An office ahead of its time? Back in 2001, Constructive Space Project Director, Nick Hull took us on a tour of his then reimagined workplace that boasted some of the most modern ideas of working many of us are still just about getting used to 20 years later.
With the idea that the workplace should be collaborative and flexible, Nick and his team became the guinea pigs in their own experiment, creating a space which moves away from a place to just do work, to a place which is not only stimulating, but fun.
The School House in Clerkenwell was the location for this experiment and was deemed one of the most exciting working spaces in London at the time for its Tardis-like interior. Light, airy, spacious – and full of gadgets.
So, what were some of these modern ideas of working that Nick implemented 20 years ago?
“The change from a strict 9to5 has been a fundamental aspect of the business re-engineering that has gone on. We no longer have standard hours of working in our contracts – people are now measured on performance. We don’t want our staff coming here at 9.00am on a Monday morning because they’ve got nothing better to do. I want them to plan their time and think about where they need to be.”
“They can use this space for a day or use it as a drop in. They can use it as a ‘showroom’ or a place to take a brief. And if they want, in the evenings they can use it as a bar – they can stay and watch the football or plug in a PlayStation. Our belief in harnessing the social networks within the business, and with our clients, has never been greater than when we developed this space.”
Back at the turn of the century, Nick gave a “get connected” presentation to an audience of potential clients that asked some provocative questions, all of which are now as relevant as ever with the COVID-19 pandemic accelerating changes to the working norm we’ve become accustomed to.
These were some of the questions:
- How would you design your office if workers had to pay an entrance fee?
- Is your office a place worth leaving home for?
- Do you attract and retain talent?
- In the future, will knowledge workers only come to work because it is a stimulating place to be?
- Does your technology create freedom to work from anywhere?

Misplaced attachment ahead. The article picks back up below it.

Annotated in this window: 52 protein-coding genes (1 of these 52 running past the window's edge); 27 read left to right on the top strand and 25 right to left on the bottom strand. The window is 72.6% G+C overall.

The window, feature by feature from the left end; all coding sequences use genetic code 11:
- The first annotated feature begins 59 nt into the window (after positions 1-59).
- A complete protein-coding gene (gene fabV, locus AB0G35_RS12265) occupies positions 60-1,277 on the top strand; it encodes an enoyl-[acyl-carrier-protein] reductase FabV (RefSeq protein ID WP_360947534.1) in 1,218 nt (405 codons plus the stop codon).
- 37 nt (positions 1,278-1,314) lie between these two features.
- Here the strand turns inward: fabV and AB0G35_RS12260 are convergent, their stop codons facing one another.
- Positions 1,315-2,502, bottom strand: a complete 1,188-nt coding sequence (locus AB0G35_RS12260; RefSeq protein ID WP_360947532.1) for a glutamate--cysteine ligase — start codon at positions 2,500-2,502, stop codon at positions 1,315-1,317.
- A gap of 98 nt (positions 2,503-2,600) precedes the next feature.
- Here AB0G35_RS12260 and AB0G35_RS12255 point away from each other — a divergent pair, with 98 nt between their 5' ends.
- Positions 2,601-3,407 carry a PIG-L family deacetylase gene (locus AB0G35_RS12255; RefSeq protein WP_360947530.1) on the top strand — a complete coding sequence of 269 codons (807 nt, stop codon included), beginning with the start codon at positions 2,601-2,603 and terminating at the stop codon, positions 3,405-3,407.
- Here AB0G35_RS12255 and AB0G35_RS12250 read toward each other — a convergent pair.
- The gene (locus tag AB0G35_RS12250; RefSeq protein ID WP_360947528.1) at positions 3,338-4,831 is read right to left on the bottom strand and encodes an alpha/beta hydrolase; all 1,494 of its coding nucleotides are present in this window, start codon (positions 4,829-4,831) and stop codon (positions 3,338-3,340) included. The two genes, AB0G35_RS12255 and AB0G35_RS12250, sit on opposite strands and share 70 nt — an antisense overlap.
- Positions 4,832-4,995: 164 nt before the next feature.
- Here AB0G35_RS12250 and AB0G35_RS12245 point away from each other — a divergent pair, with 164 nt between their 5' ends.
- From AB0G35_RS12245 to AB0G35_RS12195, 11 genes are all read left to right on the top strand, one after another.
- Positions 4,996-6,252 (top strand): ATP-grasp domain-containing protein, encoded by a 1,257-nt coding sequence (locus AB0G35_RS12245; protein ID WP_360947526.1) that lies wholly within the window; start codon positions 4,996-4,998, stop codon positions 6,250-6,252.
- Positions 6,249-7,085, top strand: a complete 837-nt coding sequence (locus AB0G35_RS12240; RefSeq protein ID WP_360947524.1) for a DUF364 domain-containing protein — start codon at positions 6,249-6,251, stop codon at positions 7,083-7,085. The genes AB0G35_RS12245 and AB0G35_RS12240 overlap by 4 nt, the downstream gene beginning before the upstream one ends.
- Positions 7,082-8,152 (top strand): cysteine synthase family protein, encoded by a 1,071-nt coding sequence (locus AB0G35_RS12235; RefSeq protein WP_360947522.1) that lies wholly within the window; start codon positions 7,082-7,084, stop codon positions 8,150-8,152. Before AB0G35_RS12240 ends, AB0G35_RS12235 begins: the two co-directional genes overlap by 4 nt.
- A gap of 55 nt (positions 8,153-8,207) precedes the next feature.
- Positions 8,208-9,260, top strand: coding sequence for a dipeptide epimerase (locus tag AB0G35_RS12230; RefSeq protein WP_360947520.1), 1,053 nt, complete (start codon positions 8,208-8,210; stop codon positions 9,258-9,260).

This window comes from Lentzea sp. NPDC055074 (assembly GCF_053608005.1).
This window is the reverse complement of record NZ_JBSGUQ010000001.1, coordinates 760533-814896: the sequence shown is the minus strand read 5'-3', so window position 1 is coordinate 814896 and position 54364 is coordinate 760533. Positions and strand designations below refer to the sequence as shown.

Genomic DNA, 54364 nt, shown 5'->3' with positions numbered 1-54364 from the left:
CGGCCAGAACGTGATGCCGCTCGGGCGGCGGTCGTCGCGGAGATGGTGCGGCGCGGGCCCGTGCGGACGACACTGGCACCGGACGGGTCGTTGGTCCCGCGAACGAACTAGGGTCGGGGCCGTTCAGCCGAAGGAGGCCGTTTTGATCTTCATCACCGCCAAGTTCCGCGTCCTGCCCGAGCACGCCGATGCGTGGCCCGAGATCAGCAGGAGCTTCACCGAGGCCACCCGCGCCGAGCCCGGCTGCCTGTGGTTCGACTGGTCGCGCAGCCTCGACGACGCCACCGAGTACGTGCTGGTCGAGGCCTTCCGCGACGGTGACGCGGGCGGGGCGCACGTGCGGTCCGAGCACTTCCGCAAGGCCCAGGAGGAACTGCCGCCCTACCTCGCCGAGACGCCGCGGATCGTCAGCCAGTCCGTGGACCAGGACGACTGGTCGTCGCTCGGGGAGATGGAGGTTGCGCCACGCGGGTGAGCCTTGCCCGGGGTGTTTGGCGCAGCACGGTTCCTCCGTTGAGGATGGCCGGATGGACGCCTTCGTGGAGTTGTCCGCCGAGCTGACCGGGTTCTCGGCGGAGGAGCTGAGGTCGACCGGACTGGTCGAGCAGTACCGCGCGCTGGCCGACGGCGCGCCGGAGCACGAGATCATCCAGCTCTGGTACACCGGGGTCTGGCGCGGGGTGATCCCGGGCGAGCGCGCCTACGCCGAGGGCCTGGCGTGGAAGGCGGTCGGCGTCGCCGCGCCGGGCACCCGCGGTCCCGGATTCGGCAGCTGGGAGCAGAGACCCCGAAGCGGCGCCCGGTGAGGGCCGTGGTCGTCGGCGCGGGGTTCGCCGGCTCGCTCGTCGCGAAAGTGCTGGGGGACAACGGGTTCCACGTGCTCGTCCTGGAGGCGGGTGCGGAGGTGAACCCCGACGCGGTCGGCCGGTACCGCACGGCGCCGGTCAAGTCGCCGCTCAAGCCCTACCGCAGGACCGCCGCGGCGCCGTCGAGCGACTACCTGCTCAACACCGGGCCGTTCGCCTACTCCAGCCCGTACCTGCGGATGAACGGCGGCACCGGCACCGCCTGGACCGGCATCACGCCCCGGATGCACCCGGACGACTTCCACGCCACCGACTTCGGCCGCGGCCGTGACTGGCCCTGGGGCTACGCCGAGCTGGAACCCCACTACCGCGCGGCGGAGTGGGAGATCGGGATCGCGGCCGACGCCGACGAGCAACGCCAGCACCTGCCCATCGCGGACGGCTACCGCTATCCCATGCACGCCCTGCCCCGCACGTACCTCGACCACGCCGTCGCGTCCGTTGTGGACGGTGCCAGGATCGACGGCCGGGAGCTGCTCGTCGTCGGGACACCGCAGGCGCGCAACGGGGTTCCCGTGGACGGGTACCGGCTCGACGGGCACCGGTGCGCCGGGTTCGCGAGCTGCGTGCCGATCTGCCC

- How does your organisation facilitate the transfer of knowledge and learning through-out your office
- Are business results influenced by the motivation of knowledge workers, and are those knowledge workers motivated by their place of work?
There’s a few standout questions here which company’s across the nation, and globally are tussling with now 20 years later.
From the start of the pandemic, just about every office-based worker has experienced working from home and many are now questioning if they’d want to return to the office at all.
According to CBRE research, 28% of employees now desire a fully remote arrangement, showing almost a third of workers don’t see their office as valuable enough to leave home for.
A further 67% saying they’d prefer a more balanced arrangement between working from home and working in the office, leaving only 6% saying they’d like to return to the office full time.
Now with employees having experienced a different way of working, organisations have found themselves in a new position where they’ll have to navigate how they’re best going to attract and retain talent. Giving workers the freedom to choose will play a big part in this.
Streaming service Spotify is introducing a flexible-working scheme called “My Work Mode” that will give Spotify staff a choice over whether they work full-time at home, from the office, or a hybrid combination of the two, following the likes of similar moves from Microsoft, Twitter and Facebook.
Although Zoom and Teams have done a wonderful job over the course of the pandemic, businesses will have to consider whether it’s a satisfactory long-term solution, especially for those of which have previously relied on more face-to-face collaboration.
We expect employee performance to be the key indicator on how businesses move forward. Although working from home will become more commonplace, it will only continue to be should performance maintain a good standard.
The office will certainly not die, but it will adapt into something more similar to what Nick introduced in 2001. A place to collaborate with others when needed and a place where employees want to be, rather than where they have to be.
We’ve been hard at work transforming our client’s offices throughout the pandemic. Whether you’re moving to a new space or looking to adapt what you already have, get in touch with our friendly team today. We’ll take your brief and design your space for free.